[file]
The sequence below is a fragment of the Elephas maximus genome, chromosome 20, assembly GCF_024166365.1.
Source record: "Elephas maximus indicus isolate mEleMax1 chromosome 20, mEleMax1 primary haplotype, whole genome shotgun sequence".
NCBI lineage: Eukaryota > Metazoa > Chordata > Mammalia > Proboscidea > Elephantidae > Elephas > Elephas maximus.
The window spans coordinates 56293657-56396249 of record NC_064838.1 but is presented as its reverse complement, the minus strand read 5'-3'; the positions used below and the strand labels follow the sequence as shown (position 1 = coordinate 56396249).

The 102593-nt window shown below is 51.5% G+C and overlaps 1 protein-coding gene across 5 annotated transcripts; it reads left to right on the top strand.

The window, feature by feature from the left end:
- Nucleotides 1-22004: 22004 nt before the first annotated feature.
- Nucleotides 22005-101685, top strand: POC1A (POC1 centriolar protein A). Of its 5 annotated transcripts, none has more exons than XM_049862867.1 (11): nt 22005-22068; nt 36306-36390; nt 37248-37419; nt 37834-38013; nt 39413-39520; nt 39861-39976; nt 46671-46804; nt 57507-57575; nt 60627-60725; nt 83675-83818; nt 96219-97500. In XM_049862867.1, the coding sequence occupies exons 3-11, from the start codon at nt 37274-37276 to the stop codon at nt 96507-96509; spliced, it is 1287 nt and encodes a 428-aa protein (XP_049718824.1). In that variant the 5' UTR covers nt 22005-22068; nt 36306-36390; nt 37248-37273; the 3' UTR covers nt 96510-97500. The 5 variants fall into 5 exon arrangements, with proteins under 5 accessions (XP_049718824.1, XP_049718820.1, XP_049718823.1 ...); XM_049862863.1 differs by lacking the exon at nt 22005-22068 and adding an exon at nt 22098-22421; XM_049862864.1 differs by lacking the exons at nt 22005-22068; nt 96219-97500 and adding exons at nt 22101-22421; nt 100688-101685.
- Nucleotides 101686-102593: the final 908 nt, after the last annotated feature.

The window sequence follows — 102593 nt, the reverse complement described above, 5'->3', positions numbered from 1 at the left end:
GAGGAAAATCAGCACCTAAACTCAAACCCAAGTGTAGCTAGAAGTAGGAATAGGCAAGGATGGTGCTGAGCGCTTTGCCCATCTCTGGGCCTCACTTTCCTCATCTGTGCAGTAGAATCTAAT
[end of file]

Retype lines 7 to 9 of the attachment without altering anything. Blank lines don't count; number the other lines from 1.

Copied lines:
- Nucleotides 1-22004: 22004 nt before the first annotated feature.
- Nucleotides 22005-101685, top strand: POC1A (POC1 centriolar protein A). Of its 5 annotated transcripts, none has more exons than XM_049862867.1 (11): nt 22005-22068; nt 36306-36390; nt 37248-37419; nt 37834-38013; nt 39413-39520; nt 39861-39976; nt 46671-46804; nt 57507-57575; nt 60627-60725; nt 83675-83818; nt 96219-97500. In XM_049862867.1, the coding sequence occupies exons 3-11, from the start codon at nt 37274-37276 to the stop codon at nt 96507-96509; spliced, it is 1287 nt and encodes a 428-aa protein (XP_049718824.1). In that variant the 5' UTR covers nt 22005-22068; nt 36306-36390; nt 37248-37273; the 3' UTR covers nt 96510-97500. The 5 variants fall into 5 exon arrangements, with proteins under 5 accessions (XP_049718824.1, XP_049718820.1, XP_049718823.1 ...); XM_049862863.1 differs by lacking the exon at nt 22005-22068 and adding an exon at nt 22098-22421; XM_049862864.1 differs by lacking the exons at nt 22005-22068; nt 96219-97500 and adding exons at nt 22101-22421; nt 100688-101685.
- Nucleotides 101686-102593: the final 908 nt, after the last annotated feature.